• Quizzes - 10%
    • frequent
  • Homework - 20%
    • challenging
  • Exam - 70%
    • expected four (breaking midterm and final)
  • Office Hours:
    • Professor Tal, Thurs 8:40computable-9:50am; 3:30-4:30pm
  • Webpage:
    • http://www.cs.columbia.edu/~tal/3261/fall20/

Week 1 - Introduction

Related Reading:


  • an Alphabet $\Sigma$
    • an non-empty, finite set of symbols
    • e.g.
      • ${0,1}$, ASCII table, …
  • a String over alphabet $\Sigma$
    • a finite sequence of symbols from $\Sigma$
  • Length of string $s$, $\vert s\vert$
    • number of symbols in a string
    • e.g.
      • $\vert 1001\vert =4$
  • empty string $\epsilon$
    • string of length 0
    • you will see that $\empty^{*}=\epsilon$ or $\empty^{0} = \epsilon$ (see the Kleene Star definition in Week 3)
  • concatenation is denoted with $\circ$
  • $\Sigma^k$ means a set of strings with length $k$
    • e.g., let $\Sigma = {0,1}$, $k=2$
      • then you get $\Sigma^2 = {00,01,10,11}$
    • e.g., let $k=0$,
      • then you get $\Sigma^0 = {\epsilon}$
  • $\Sigma^*$ means a set of all strings over $\Sigma$ with length varying from $0 \to \infty$
    • therefore, it is infinite
  • a language is a subset of $\Sigma^*$
    • basically some set of strings


  • a language $L$ can be thought of as a yes/no problem solver:
    • e.g.
      • given input string $s$, does $s \in L$?

This means that you can think of a language $L$ as a (yes/no) function $f$ such that:

\[f: x \in \Sigma^* \to \{1,0\}\]


  • $f(x\in \Sigma^*)=1$ if $x \in L$
  • $f(x\in \Sigma^*)=0$ if $x \notin L$


  • You might think that a yes/no function would be quite limited in its capacity, but in later part of the course, you will see that it actually quite capable.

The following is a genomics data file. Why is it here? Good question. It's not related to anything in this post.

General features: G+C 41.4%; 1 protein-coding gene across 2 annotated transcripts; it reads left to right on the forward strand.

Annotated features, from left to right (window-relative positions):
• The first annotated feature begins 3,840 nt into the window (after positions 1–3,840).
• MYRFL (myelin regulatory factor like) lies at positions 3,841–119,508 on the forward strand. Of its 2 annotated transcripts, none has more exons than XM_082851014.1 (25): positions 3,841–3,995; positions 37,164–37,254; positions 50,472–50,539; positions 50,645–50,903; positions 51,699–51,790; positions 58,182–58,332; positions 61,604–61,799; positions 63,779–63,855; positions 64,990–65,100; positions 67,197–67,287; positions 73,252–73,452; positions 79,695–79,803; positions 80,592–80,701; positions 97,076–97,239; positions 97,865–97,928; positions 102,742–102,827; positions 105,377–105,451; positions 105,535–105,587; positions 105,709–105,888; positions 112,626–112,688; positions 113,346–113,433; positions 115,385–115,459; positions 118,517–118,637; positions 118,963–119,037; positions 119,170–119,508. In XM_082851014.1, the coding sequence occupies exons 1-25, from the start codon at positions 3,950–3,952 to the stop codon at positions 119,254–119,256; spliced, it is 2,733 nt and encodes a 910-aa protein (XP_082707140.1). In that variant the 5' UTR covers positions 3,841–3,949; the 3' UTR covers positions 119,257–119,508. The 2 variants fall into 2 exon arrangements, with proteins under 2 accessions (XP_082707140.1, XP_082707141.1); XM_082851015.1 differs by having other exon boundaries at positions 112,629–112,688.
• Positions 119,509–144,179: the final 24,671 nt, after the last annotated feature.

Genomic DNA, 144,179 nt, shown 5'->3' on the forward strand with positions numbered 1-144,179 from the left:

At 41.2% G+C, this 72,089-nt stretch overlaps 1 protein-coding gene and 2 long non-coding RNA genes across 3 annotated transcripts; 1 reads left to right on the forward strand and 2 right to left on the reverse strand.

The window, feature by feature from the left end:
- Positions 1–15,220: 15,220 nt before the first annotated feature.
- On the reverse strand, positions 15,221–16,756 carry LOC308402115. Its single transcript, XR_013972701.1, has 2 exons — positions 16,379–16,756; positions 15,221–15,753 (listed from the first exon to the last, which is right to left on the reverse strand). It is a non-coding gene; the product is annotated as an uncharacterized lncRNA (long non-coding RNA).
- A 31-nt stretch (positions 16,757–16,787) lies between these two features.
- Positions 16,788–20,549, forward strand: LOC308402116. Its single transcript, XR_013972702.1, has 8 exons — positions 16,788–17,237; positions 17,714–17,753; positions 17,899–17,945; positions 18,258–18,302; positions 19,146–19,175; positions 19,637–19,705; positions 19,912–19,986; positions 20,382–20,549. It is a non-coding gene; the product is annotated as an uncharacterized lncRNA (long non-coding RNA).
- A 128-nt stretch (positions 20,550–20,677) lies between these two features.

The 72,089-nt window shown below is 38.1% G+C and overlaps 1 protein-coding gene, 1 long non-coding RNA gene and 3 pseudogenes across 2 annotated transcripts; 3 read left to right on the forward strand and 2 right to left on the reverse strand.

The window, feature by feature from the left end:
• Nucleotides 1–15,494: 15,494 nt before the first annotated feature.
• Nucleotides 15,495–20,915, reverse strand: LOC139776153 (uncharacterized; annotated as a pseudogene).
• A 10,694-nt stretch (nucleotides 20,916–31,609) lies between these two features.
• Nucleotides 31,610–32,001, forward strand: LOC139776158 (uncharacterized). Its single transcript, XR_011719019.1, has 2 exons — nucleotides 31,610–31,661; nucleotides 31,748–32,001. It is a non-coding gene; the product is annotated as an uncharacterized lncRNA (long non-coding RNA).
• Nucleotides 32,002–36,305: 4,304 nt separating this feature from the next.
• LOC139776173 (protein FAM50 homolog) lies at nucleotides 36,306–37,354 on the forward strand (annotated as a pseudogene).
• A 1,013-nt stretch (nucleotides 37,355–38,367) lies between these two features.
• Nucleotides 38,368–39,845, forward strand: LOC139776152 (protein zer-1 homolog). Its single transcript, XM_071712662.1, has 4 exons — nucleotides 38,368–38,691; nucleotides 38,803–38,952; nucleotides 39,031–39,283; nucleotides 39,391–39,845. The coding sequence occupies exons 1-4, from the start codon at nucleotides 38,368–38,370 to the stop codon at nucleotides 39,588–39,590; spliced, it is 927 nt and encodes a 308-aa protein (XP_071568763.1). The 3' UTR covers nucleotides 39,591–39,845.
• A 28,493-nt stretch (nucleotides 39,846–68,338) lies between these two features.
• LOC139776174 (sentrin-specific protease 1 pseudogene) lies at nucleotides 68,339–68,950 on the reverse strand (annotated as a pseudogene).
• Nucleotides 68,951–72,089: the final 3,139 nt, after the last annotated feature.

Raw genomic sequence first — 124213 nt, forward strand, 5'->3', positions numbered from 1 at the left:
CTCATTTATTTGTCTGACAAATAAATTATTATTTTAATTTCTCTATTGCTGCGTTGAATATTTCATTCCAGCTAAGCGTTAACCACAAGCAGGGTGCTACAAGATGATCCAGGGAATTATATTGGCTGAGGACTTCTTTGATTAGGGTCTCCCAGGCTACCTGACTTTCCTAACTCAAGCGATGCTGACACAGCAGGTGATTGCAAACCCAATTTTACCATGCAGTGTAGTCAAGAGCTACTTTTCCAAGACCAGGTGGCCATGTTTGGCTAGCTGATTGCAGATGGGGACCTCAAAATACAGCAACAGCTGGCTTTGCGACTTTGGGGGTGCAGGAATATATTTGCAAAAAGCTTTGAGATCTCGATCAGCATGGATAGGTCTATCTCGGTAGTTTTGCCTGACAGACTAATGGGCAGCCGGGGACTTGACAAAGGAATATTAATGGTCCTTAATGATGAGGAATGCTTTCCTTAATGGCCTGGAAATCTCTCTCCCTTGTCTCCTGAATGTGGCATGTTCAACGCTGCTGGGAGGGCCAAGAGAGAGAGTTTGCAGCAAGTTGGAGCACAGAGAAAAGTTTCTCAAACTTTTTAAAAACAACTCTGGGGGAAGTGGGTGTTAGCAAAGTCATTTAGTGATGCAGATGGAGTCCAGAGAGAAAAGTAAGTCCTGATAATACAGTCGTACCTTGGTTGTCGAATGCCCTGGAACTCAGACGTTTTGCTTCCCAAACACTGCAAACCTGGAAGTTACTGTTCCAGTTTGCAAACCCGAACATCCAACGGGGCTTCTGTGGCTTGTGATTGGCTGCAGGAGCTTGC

Deterministic Finite Automata (DFA)

For example, a DFA might look like



  • circles represent states
    • so in this case, we have four states
    • a start state always exists, with an additional arrow
    • an accepting state is denote by a double circle (the bottom right)
      • an accepting state would be the only state that the output would be true/yes (see sample usage below)
      • though it is called an accepting state, it does not have to be always accepting/being a sink
  • arrows represent transitions
    • a transition is uniquely defined/denoted by coming from a specific state + having an alphabet (in this case, $1$ and $0$)
    • for every state, there has to be a transition for every element in the alphabet
      • again, in this case the alphabet would be ${1,0}$

A sample usage would be:

  • Consider the string $101$:

By putting the string into the above DFA, you get:



  • you end up in a normal state, which means the output of $101$ into this DFA would be a false/no
  • the only state where you could reach a true/yes

DFA Def:

  • A DFA $M$ is a 5-tuple

    \[M=(Q,\Sigma, \delta, q_0, F)\]


    • $Q$ is a finite set of states
    • $\Sigma$ is a finite alphabet
    • $\delta$ is the transition function $Q \times \Sigma \to Q$
      • takes a state and a symbol to another state
    • $q_0 \in Q$ is called the start state
    • $F \subseteq Q$ is called the accepting states

For example, we can identify the previous diagram with:

  • $Q = {q_0, q_1, q_2, q_3, q_4}$

    • we see that there are four states (including accepting state) in total
  • $\Sigma = {0,1}$

  • $\delta$ is a function, but here can be represented by


  • $q_0$ is the start state at top left

  • $F={q_3}$ is the accepting state at bottom right

Computation Def:

  • If there is a string $w=w_1, w_2, …w_n$ where $w_i \in \Sigma$, then a DFA $M$ accepts $W$ iff

    \[\exist \, r_0,r_1,r_2,...r_n \in Q\]

    such that

    1. $r_0 = q_0$
      • $r_i$ you can see as the $i$th computation/step you had
    2. $\delta(r_{i-1},w_i)=r_i$, for $\forall \, i\in {1,2,3,…n}$
      • the $i-1$ comes from the notion that you take the transition from $r_{i-1}$ with $w_i$.
      • $\delta$ would be some computation on $w$
    3. $r_n \in F$

Language of a DFA Def:

  • for a DFA $M$, we define:

    \[L(M)=\{ w \in \Sigma^* | M \,\,accepts \,\,w \}\]

    to be the language of a DFA $M$, or the language that $M$ computes/recognizes.

For example, a DFA that accepts all strings/a language of a DFA that (recognizes) is a set of all strings:


another DFA that accepts all strings would be:


Regular Language

Regular Language Def

  • A language $L$ is regular if:

    \[\exists \, M,\, s.t.\, L=L(M)\]

    this says that a language is regular if there exists a DFA that computes to it. This means being “regular” is just a property.